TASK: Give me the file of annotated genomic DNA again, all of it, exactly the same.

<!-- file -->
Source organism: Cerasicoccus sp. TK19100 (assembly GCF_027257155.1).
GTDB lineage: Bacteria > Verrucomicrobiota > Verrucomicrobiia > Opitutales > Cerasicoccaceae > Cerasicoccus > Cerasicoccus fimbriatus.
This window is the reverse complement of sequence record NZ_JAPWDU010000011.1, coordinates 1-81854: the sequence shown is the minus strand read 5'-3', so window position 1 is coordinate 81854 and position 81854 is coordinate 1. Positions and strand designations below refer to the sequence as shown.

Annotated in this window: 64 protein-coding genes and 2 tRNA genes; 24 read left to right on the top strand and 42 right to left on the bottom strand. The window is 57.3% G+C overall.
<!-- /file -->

Source organism: Cerasicoccus sp. TK19100 (assembly GCF_027257155.1).
GTDB lineage: Bacteria > Verrucomicrobiota > Verrucomicrobiia > Opitutales > Cerasicoccaceae > Cerasicoccus > Cerasicoccus fimbriatus.
This window is the reverse complement of sequence record NZ_JAPWDU010000011.1, coordinates 1-81854: the sequence shown is the minus strand read 5'-3', so window position 1 is coordinate 81854 and position 81854 is coordinate 1. Positions and strand designations below refer to the sequence as shown.

Annotated in this window: 64 protein-coding genes and 2 tRNA genes; 24 read left to right on the top strand and 42 right to left on the bottom strand. The window is 57.3% G+C overall.